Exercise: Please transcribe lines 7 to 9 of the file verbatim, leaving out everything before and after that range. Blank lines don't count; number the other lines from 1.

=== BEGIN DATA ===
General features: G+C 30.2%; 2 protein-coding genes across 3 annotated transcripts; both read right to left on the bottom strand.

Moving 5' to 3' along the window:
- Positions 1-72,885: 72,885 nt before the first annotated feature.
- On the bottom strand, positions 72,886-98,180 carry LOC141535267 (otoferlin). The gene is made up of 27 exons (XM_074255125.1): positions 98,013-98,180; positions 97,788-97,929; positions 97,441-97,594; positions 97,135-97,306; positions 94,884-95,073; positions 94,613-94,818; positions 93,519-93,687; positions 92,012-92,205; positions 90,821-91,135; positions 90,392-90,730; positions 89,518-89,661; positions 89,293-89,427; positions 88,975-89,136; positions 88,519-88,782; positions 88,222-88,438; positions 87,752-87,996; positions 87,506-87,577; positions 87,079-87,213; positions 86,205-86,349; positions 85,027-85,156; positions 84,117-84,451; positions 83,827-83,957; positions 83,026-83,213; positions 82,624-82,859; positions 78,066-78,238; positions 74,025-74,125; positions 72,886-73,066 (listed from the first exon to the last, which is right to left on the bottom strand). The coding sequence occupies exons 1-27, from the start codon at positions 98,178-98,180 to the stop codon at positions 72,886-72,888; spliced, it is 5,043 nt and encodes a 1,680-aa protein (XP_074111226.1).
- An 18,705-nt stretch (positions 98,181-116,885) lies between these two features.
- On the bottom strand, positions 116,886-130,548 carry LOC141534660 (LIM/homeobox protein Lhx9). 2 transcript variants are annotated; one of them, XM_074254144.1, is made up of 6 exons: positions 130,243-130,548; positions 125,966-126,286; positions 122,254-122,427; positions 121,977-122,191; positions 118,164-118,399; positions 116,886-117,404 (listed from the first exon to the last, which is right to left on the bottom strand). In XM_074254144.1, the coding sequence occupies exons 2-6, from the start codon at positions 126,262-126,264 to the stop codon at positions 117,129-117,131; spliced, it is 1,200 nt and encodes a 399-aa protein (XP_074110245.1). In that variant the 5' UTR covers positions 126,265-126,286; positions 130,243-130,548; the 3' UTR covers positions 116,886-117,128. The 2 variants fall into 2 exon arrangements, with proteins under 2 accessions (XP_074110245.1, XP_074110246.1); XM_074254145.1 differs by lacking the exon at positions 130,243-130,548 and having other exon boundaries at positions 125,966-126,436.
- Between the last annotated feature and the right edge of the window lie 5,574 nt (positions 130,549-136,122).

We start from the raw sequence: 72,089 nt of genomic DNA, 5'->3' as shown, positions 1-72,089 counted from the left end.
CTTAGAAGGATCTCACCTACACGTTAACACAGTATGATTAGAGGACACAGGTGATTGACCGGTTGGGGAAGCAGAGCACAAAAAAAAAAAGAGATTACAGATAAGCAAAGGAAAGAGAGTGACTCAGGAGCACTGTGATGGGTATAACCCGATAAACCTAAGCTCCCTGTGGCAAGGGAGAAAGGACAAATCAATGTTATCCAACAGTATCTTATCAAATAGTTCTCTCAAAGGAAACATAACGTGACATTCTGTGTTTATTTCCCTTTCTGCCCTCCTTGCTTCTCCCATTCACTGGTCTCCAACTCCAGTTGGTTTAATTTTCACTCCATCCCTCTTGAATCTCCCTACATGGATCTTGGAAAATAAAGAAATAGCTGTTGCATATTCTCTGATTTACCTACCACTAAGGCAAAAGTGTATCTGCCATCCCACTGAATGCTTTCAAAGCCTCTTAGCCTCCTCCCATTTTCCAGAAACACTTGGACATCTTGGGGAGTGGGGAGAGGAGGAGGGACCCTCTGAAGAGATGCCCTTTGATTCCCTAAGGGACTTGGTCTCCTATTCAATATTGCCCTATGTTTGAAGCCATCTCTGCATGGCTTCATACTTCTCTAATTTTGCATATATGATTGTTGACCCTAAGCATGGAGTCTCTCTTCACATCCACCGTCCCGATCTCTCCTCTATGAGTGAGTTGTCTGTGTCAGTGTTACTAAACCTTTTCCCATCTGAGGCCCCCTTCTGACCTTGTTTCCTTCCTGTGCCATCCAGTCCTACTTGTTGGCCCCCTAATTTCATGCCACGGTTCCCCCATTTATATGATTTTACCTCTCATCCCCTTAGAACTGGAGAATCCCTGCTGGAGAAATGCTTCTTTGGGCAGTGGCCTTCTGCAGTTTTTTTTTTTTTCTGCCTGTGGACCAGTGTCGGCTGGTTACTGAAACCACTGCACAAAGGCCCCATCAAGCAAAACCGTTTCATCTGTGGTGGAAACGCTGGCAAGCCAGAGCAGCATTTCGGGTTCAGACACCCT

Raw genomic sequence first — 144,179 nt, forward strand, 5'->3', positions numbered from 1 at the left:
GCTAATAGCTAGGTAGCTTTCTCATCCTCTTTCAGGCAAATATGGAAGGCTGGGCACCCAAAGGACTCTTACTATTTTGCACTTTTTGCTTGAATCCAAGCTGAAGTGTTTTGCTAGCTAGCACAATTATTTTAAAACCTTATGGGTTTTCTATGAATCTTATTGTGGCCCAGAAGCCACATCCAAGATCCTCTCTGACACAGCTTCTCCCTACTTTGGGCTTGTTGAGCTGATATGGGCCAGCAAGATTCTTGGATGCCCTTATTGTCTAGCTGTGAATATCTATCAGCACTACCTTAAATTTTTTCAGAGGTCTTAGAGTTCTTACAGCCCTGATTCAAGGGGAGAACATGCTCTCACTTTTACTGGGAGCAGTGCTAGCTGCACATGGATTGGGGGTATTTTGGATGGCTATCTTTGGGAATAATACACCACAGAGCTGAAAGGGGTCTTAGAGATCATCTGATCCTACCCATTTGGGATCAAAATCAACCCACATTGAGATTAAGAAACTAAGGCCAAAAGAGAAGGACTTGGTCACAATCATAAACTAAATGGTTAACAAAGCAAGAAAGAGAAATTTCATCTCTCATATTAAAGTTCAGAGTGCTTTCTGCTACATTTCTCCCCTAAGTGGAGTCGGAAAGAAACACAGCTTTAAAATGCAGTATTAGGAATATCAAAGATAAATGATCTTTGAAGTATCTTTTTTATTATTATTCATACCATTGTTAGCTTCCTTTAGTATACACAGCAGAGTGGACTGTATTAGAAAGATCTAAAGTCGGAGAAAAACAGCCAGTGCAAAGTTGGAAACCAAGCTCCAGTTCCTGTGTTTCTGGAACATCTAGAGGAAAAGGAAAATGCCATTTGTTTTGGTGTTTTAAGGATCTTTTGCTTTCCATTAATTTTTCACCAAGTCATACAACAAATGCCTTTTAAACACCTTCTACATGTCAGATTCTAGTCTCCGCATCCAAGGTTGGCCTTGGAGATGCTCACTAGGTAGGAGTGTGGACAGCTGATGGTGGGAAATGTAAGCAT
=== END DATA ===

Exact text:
- Between the last annotated feature and the right edge of the window lie 5,574 nt (positions 130,549-136,122).

We start from the raw sequence: 72,089 nt of genomic DNA, 5'->3' as shown, positions 1-72,089 counted from the left end.
CTTAGAAGGATCTCACCTACACGTTAACACAGTATGATTAGAGGACACAGGTGATTGACCGGTTGGGGAAGCAGAGCACAAAAAAAAAAAGAGATTACAGATAAGCAAAGGAAAGAGAGTGACTCAGGAGCACTGTGATGGGTATAACCCGATAAACCTAAGCTCCCTGTGGCAAGGGAGAAAGGACAAATCAATGTTATCCAACAGTATCTTATCAAATAGTTCTCTCAAAGGAAACATAACGTGACATTCTGTGTTTATTTCCCTTTCTGCCCTCCTTGCTTCTCCCATTCACTGGTCTCCAACTCCAGTTGGTTTAATTTTCACTCCATCCCTCTTGAATCTCCCTACATGGATCTTGGAAAATAAAGAAATAGCTGTTGCATATTCTCTGATTTACCTACCACTAAGGCAAAAGTGTATCTGCCATCCCACTGAATGCTTTCAAAGCCTCTTAGCCTCCTCCCATTTTCCAGAAACACTTGGACATCTTGGGGAGTGGGGAGAGGAGGAGGGACCCTCTGAAGAGATGCCCTTTGATTCCCTAAGGGACTTGGTCTCCTATTCAATATTGCCCTATGTTTGAAGCCATCTCTGCATGGCTTCATACTTCTCTAATTTTGCATATATGATTGTTGACCCTAAGCATGGAGTCTCTCTTCACATCCACCGTCCCGATCTCTCCTCTATGAGTGAGTTGTCTGTGTCAGTGTTACTAAACCTTTTCCCATCTGAGGCCCCCTTCTGACCTTGTTTCCTTCCTGTGCCATCCAGTCCTACTTGTTGGCCCCCTAATTTCATGCCACGGTTCCCCCATTTATATGATTTTACCTCTCATCCCCTTAGAACTGGAGAATCCCTGCTGGAGAAATGCTTCTTTGGGCAGTGGCCTTCTGCAGTTTTTTTTTTTTTCTGCCTGTGGACCAGTGTCGGCTGGTTACTGAAACCACTGCACAAAGGCCCCATCAAGCAAAACCGTTTCATCTGTGGTGGAAACGCTGGCAAGCCAGAGCAGCATTTCGGGTTCAGACACCCT